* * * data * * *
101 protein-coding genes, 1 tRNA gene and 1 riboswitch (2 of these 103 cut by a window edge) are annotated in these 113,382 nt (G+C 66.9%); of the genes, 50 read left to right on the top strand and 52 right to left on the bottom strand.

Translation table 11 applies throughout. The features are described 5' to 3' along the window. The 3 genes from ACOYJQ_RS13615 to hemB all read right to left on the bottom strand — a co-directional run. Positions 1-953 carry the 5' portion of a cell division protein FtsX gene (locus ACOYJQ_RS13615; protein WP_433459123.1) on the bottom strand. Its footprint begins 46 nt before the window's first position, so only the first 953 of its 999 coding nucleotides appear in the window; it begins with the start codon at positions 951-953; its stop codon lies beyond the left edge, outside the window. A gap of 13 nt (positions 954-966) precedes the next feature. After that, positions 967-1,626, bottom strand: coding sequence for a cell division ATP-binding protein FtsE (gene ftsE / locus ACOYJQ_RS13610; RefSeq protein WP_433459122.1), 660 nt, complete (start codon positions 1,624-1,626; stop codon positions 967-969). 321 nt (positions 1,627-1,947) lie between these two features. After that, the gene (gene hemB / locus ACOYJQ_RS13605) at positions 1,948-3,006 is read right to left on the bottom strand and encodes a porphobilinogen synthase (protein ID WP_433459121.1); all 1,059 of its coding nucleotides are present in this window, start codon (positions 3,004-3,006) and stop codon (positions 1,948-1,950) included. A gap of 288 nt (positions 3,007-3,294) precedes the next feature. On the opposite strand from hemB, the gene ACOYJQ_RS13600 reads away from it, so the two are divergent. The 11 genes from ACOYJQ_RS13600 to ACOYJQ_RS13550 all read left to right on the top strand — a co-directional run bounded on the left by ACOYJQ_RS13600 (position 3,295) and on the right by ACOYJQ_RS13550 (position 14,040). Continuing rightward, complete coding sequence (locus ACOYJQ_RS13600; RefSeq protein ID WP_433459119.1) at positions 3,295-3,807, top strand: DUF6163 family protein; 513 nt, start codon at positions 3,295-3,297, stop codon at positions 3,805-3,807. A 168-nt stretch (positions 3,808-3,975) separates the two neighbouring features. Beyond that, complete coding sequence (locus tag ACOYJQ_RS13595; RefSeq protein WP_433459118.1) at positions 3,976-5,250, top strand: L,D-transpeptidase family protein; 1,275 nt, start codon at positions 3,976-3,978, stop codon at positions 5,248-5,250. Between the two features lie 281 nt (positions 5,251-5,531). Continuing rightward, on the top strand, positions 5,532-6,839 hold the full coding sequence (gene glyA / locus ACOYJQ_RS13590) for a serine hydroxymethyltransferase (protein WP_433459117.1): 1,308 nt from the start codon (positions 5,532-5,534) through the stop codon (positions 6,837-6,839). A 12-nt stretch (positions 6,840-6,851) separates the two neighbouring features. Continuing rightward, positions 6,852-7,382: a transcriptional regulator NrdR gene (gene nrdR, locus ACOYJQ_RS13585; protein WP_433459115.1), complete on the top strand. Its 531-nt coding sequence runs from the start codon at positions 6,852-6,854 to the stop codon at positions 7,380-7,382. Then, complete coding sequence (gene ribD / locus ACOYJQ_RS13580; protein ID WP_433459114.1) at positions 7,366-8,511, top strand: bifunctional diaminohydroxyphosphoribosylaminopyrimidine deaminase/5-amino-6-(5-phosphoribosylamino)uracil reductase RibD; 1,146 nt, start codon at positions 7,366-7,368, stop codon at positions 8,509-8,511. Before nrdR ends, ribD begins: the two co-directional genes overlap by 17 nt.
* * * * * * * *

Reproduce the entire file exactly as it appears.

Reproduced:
101 protein-coding genes, 1 tRNA gene and 1 riboswitch (2 of these 103 cut by a window edge) are annotated in these 113,382 nt (G+C 66.9%); of the genes, 50 read left to right on the top strand and 52 right to left on the bottom strand.

Translation table 11 applies throughout. The features are described 5' to 3' along the window. The 3 genes from ACOYJQ_RS13615 to hemB all read right to left on the bottom strand — a co-directional run. Positions 1-953 carry the 5' portion of a cell division protein FtsX gene (locus ACOYJQ_RS13615; protein WP_433459123.1) on the bottom strand. Its footprint begins 46 nt before the window's first position, so only the first 953 of its 999 coding nucleotides appear in the window; it begins with the start codon at positions 951-953; its stop codon lies beyond the left edge, outside the window. A gap of 13 nt (positions 954-966) precedes the next feature. After that, positions 967-1,626, bottom strand: coding sequence for a cell division ATP-binding protein FtsE (gene ftsE / locus ACOYJQ_RS13610; RefSeq protein WP_433459122.1), 660 nt, complete (start codon positions 1,624-1,626; stop codon positions 967-969). 321 nt (positions 1,627-1,947) lie between these two features. After that, the gene (gene hemB / locus ACOYJQ_RS13605) at positions 1,948-3,006 is read right to left on the bottom strand and encodes a porphobilinogen synthase (protein ID WP_433459121.1); all 1,059 of its coding nucleotides are present in this window, start codon (positions 3,004-3,006) and stop codon (positions 1,948-1,950) included. A gap of 288 nt (positions 3,007-3,294) precedes the next feature. On the opposite strand from hemB, the gene ACOYJQ_RS13600 reads away from it, so the two are divergent. The 11 genes from ACOYJQ_RS13600 to ACOYJQ_RS13550 all read left to right on the top strand — a co-directional run bounded on the left by ACOYJQ_RS13600 (position 3,295) and on the right by ACOYJQ_RS13550 (position 14,040). Continuing rightward, complete coding sequence (locus ACOYJQ_RS13600; RefSeq protein ID WP_433459119.1) at positions 3,295-3,807, top strand: DUF6163 family protein; 513 nt, start codon at positions 3,295-3,297, stop codon at positions 3,805-3,807. A 168-nt stretch (positions 3,808-3,975) separates the two neighbouring features. Beyond that, complete coding sequence (locus tag ACOYJQ_RS13595; RefSeq protein WP_433459118.1) at positions 3,976-5,250, top strand: L,D-transpeptidase family protein; 1,275 nt, start codon at positions 3,976-3,978, stop codon at positions 5,248-5,250. Between the two features lie 281 nt (positions 5,251-5,531). Continuing rightward, on the top strand, positions 5,532-6,839 hold the full coding sequence (gene glyA / locus ACOYJQ_RS13590) for a serine hydroxymethyltransferase (protein WP_433459117.1): 1,308 nt from the start codon (positions 5,532-5,534) through the stop codon (positions 6,837-6,839). A 12-nt stretch (positions 6,840-6,851) separates the two neighbouring features. Continuing rightward, positions 6,852-7,382: a transcriptional regulator NrdR gene (gene nrdR, locus ACOYJQ_RS13585; protein WP_433459115.1), complete on the top strand. Its 531-nt coding sequence runs from the start codon at positions 6,852-6,854 to the stop codon at positions 7,380-7,382. Then, complete coding sequence (gene ribD / locus ACOYJQ_RS13580; protein ID WP_433459114.1) at positions 7,366-8,511, top strand: bifunctional diaminohydroxyphosphoribosylaminopyrimidine deaminase/5-amino-6-(5-phosphoribosylamino)uracil reductase RibD; 1,146 nt, start codon at positions 7,366-7,368, stop codon at positions 8,509-8,511. Before nrdR ends, ribD begins: the two co-directional genes overlap by 17 nt.